Israel says it’s scrapping its plans to forcibly deport or imprison tens of thousands of African asylum seekers and immigrants living in Israel. The plan had sparked widespread international condemnation and protests inside Israel. This is Helafom, an immigrant from Eritrea.
Helafom: “It was a difficult time for the asylum seekers here in Israel on the matter of being deported or being imprisoned for a lifetime, and it’s good news to hear that the forced deportation is canceled. And also it’s a time that there should be a humanitarian solution for the asylum seekers.”
In Mexico, hundreds of students took to the streets of Guadalajara to protest the kidnapping and murder of three university students, who went missing five weeks ago while they were filming a school project.
Sandra Loewe: “I am here from the CUEC school, the cinema school of the UNAM. We are here to represent and to give the voice to all the women, men and child that are being disappeared in Mexico, because we are living a necropolitics that is doing a very big harm to this country.”
Mexican authorities are claiming the three students were kidnapped by a cartel and tortured before their bodies were dissolved in acid. Authorities have not yet presented sufficient evidence to support this claim. The details of previous Mexican government accounts about student disappearances, including the 43 students who are missing from the Ayotzinapa teachers’ college, have been subsequently disproven.
In South Africa, multiple unions have called for a nationwide strike today to protest unemployment, economic inequality and a proposed minimum wage of a mere 20 rand, or $1.60, an hour. Today’s mobilization comes as bus drivers in South Africa are already on strike.
In New York City, agents with the Immigration and Customs Enforcement agency, known as ICE, have arrested at least 225 people in a sweeping week-long raid across New York City’s five boroughs and the surrounding areas. Dozens of those arrested by ICE agents had no criminal record. The raid comes despite the fact that New York City is a sanctuary city.
In Spokane, Washington, a federal judge has blocked the Trump administration from defunding Planned Parenthood programs to help prevent teen pregnancy across the western United States. In his ruling, Judge Thomas Rice wrote, “The Court finds that HHS [Department of Health and Human Services] arbitrarily and capriciously terminated the TPP Program. … The Court determines that the public interest weighs in favor of (Planned Parenthood).”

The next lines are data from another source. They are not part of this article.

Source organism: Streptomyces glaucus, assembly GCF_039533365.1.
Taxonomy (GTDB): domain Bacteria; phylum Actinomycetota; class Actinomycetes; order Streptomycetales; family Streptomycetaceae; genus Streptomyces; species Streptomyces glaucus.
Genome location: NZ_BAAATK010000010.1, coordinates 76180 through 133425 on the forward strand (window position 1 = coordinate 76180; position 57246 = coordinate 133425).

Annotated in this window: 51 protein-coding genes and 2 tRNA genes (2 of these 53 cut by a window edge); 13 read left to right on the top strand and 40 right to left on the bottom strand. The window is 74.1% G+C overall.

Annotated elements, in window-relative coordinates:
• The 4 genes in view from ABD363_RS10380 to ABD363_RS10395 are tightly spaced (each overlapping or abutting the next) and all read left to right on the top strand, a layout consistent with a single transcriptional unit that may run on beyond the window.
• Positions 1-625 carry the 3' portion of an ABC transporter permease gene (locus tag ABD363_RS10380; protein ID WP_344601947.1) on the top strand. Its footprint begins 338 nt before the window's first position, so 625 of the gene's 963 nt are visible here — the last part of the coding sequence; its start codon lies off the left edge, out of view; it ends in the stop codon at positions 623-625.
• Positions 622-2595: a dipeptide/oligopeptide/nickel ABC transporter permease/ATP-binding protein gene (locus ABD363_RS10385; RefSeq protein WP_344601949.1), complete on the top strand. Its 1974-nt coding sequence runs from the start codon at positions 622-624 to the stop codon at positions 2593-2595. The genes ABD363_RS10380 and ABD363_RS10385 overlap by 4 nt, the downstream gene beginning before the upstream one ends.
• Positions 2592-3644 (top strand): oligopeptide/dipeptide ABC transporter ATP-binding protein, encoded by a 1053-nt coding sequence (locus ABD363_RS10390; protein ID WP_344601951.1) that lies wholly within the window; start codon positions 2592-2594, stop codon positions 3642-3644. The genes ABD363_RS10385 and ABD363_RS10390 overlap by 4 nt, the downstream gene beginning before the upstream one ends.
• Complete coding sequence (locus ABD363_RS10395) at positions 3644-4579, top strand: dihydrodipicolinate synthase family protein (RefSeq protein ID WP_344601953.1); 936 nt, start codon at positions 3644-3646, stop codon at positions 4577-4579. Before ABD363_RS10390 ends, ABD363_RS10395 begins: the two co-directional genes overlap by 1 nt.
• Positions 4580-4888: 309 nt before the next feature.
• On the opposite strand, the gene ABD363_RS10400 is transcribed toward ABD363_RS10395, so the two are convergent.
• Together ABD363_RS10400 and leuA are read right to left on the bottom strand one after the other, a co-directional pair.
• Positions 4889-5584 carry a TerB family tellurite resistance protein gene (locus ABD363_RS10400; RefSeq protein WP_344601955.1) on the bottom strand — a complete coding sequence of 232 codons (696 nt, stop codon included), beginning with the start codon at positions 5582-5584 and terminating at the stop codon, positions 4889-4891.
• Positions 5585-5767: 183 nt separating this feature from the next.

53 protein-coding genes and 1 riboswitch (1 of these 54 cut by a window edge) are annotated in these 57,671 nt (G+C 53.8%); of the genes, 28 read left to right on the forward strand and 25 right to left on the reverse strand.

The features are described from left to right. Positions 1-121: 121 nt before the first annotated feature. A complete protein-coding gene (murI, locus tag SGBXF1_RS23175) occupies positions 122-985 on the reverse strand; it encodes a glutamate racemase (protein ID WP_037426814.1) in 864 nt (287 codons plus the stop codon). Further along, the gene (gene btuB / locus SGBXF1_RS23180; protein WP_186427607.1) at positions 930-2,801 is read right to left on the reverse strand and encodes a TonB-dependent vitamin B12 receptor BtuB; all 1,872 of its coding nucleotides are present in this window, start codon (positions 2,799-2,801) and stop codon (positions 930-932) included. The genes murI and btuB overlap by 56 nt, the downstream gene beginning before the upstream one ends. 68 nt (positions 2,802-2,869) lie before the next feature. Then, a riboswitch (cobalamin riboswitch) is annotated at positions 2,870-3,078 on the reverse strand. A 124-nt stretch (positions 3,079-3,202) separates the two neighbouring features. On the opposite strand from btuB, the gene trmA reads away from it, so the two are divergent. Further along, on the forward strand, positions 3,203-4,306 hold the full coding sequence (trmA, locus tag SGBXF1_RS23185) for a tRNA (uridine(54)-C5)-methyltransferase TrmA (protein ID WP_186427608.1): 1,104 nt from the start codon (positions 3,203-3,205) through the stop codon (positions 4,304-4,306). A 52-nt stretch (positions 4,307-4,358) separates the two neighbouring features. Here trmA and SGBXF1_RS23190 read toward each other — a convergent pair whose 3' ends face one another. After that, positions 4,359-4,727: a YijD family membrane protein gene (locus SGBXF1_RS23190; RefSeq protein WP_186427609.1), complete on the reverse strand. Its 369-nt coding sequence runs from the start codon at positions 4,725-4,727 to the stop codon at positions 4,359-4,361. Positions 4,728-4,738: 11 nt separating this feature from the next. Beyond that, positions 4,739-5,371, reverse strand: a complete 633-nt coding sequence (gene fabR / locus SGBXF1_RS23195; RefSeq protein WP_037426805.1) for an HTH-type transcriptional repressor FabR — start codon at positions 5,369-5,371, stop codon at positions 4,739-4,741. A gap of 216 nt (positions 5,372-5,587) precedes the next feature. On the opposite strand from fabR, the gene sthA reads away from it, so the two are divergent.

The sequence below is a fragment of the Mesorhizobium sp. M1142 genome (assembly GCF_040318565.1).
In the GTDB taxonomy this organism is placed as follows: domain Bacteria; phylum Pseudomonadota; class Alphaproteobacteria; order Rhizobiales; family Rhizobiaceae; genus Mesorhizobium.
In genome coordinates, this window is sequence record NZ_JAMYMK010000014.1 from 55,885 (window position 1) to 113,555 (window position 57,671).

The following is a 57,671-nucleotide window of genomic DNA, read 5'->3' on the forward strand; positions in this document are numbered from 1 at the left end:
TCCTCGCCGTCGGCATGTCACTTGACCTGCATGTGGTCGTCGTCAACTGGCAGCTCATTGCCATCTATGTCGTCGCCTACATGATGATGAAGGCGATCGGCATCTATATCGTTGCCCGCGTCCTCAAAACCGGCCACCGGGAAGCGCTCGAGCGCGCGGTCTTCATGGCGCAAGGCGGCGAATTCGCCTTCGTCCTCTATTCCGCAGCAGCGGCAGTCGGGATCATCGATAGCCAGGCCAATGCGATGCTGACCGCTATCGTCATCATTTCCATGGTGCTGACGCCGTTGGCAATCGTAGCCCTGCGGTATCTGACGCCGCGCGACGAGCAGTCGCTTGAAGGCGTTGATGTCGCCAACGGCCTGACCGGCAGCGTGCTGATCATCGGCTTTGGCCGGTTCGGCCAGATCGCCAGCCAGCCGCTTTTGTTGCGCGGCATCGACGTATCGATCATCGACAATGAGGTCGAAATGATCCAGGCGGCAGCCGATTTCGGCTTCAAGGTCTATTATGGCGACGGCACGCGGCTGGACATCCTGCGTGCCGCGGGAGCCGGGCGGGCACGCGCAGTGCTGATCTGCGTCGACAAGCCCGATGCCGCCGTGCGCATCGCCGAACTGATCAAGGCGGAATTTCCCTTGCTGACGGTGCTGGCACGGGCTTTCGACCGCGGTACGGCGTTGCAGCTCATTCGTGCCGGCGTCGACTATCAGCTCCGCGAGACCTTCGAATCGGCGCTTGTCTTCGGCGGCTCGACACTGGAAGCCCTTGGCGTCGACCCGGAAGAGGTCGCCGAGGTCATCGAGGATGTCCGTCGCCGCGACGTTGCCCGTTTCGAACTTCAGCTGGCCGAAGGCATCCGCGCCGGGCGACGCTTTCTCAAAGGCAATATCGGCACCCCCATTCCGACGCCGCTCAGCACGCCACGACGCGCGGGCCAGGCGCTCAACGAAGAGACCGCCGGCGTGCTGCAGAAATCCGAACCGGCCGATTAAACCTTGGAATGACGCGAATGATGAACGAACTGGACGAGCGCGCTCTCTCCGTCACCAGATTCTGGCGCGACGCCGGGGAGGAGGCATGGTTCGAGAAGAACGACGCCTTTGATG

In Arizona, former Republican state Senator Debbie Lesko has won a special congressional election to fill the seat of far-right-wing Congressmember Trent Franks, who resigned last year after multiple female staff members said he asked them if they would give birth to his children because he and his wife were having trouble conceiving. Lesko won only a narrow victory over her Democratic challenger, physician Hiral Tipirneni, in a district that Trump carried by over 20 points. Meanwhile, Vice President Mike Pence’s brother, Greg Pence, is running for U.S. Congress in Indiana.
Graduate students at Columbia University have launched a week-long strike to demand the right to unionize. Striking students say Columbia University has refused to bargain with the students, who voted more than a year and a half ago to unionize under the UAW, the United Auto Workers. The strike comes at the end of the spring semester, when the labor of graduate student teaching assistants and researchers is most essential to the functioning of the university. It also comes only one day after the 50th anniversary of the launch of the historic nearly week-long occupation of five buildings, including the president’s office in Low Library, which inspired student protests across the country. Click here to see our full coverage of the historic 1968 Columbia student strike.
And in Pennsylvania, the popular rapper Meek Mill has been freed from prison, after the Pennsylvania Supreme Court ordered him immediately released on bail. Mill was sentenced and jailed last November over a minor parole violation. But the Philadelphia District Attorney’s Office, led by Larry Krasner, has questioned whether his underlying 2008 conviction would withstand an appeal, given that he was convicted, in part, based on a false testimony by the arresting police officer. Meek Mill’s jailing has sparked widespread calls for his freedom, including from Jay-Z, Colin Kaepernick and activists across Philadelphia. On Tuesday, after being released from prison, Meek Mill was flown by helicopter by the owner of the Philadelphia 76ers basketball team to the basketball stadium, where he rang the bell before the playoff game Tuesday evening.